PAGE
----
‘Villa Rosa project poses no threat to Ħarq Ħammiem cave’ – Camilleri

The Villa Rosa project approved last week poses absolutely risk to the large subterranean cavern at Ħarq Ħammiem, just off St George’s Bay, the developer has said.

Following the controversy that erupted over possible damage to the protected cave after a permit was granted for the development, The Shift News spoke to Anton Camilleri ‘tal- Franċiż’ to enquire on the risk and mitigation measures.

Mr Camilleri said: “The cave lies entirely outside of our site boundary and will not be touched by the Villa Rosa project. What I am telling you is 300% correct”.

“During the course of the application process we were required to engage archaeological experts who have confirmed that our project will not pose a danger to the cave,” he added.

An Environmental Planning Statement (EPS) published in 2014 considered threats to the cave from both the Villa Rosa project and the ITS project nearby, which led to concerns when the Villa Project was approved. A more recent EPS for Silvio Debono’s ITS project, called City Centre, shows the cave lies directly under that development.

The EPS shows Silvio Debono’s City Centre project on the ITS site in St George’s Bay is located above the cave.

The City Centre project is being built on public land granted to Debono in a controversial deal.

A more recent EPS published in October 2017 that focuses solely on the ITS project, known as City Centre, notes that the larger of the two chambers of Ħarq Ħammiem cave is located beneath the project site. The part of the site overlying the cave would be open space part of which would be occupied by a swimming pool and the other by part of the public plaza.

For this reason, the architects propose to trim the rock in order flatten the slope of the site in order to accommodate both the pool deck and the plaza. The latter is considered an important component of the development as it is expected to connect the shopping mall with the rest of Paceville.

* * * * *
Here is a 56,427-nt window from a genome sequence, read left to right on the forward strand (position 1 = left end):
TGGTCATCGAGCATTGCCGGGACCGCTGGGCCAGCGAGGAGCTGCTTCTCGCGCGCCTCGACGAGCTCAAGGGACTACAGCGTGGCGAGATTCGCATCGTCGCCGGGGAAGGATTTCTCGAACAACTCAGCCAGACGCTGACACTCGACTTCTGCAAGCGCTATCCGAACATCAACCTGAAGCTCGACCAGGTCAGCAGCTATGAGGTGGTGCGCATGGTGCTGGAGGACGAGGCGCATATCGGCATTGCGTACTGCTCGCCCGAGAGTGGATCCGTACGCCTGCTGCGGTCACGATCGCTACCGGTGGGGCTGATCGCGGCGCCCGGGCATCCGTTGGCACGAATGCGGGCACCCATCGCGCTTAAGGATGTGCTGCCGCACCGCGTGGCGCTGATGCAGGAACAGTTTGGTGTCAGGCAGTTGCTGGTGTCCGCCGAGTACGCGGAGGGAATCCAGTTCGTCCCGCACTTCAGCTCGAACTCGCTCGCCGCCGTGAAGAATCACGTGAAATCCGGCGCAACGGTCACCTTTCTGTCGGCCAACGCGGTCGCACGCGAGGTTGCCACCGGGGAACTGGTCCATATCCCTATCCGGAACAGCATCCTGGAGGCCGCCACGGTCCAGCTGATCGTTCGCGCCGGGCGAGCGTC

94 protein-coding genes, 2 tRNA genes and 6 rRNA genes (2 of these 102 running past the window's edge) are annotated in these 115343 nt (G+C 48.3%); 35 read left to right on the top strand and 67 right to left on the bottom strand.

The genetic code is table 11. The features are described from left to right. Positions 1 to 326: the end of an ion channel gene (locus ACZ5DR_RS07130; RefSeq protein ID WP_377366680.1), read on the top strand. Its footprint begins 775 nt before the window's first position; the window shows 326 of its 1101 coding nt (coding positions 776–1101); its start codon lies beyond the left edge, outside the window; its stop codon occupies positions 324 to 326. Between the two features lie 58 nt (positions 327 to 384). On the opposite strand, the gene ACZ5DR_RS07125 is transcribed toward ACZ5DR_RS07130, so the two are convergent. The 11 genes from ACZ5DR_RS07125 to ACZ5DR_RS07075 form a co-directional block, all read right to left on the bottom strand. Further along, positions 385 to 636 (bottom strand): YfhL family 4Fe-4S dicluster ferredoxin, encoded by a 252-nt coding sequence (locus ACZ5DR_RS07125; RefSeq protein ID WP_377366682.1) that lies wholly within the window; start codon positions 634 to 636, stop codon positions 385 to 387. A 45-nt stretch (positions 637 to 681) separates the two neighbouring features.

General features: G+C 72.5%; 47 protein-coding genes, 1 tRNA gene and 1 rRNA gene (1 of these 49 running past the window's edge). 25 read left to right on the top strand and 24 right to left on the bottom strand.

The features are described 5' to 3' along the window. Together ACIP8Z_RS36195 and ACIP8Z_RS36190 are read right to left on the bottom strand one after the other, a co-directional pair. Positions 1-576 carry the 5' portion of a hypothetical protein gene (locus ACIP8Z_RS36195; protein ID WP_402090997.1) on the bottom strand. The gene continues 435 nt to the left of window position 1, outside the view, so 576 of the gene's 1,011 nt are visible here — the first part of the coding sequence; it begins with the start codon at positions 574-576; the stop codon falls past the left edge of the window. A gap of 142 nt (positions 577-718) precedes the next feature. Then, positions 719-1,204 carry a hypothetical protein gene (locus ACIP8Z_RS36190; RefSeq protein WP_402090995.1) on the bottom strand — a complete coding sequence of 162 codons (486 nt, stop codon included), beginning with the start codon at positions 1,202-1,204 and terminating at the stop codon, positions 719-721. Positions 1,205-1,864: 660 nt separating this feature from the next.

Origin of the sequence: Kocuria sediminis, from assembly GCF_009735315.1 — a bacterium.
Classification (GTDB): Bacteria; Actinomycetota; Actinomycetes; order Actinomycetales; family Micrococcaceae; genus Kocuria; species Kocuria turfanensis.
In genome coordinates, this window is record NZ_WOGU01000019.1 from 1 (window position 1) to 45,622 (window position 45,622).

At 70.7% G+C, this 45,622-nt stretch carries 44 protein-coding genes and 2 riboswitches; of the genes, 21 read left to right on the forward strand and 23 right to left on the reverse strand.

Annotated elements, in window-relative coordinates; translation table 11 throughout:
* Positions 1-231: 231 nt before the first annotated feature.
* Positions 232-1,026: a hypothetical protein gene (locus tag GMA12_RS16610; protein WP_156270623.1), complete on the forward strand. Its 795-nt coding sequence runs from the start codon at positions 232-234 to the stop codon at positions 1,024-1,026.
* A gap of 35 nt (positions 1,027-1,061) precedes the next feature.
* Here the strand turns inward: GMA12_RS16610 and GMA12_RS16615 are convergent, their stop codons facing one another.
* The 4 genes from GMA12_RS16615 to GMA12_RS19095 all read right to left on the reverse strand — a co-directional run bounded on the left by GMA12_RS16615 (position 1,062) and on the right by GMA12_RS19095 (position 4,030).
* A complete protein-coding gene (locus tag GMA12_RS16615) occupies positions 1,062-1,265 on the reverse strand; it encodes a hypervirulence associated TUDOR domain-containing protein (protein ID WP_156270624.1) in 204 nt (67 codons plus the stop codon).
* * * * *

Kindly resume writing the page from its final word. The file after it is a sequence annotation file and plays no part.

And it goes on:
It states that any rock excavation over Ħarq Ħammiem cave and its buffer zone should be made with special attention. The cave roof within the Site has a minimum thickness of 16 metres below sea level at the project site. In this case, special attention would need to be taken by the excavation contractors to avoid vibrations that can destabilise the cave which is known to have a maximum roof span of circa 32 metres under the site.

The Ħarq Ħammiem cave is a unique natural feature – no other feature remotely like the cave is known in the Maltese Islands. It consists of two chambers found on different levels and an interconnecting narrow corridor leading from the upper chamber to the lower fully submerged chamber.

The proposed City Centre development lies above the protected cave, according the Environmental Planning Statement.

The cave overlooks St.George’s Bay and has a Level 1 degree of protection. It is surrounded by a buffer zone with a Level 4 degree of protection.

The EPS for the City Centre project includes a survey of the cave. It was shown to consist of two large chambers, an upper chamber that is 42 metres long and a lower submerged chamber that is 53 metres long. The cave chambers continued to expand vertically and laterally by roof and sidewall collapse, according to the EPS.

The City Centre project proposes a multi-use development, including a five-star hotel (455 rooms), 158 residences, commercial office space, a shopping mall and restaurants as well as a car park.

* Ħarq Ħammiem cave photo by Niki Caruana – nic media



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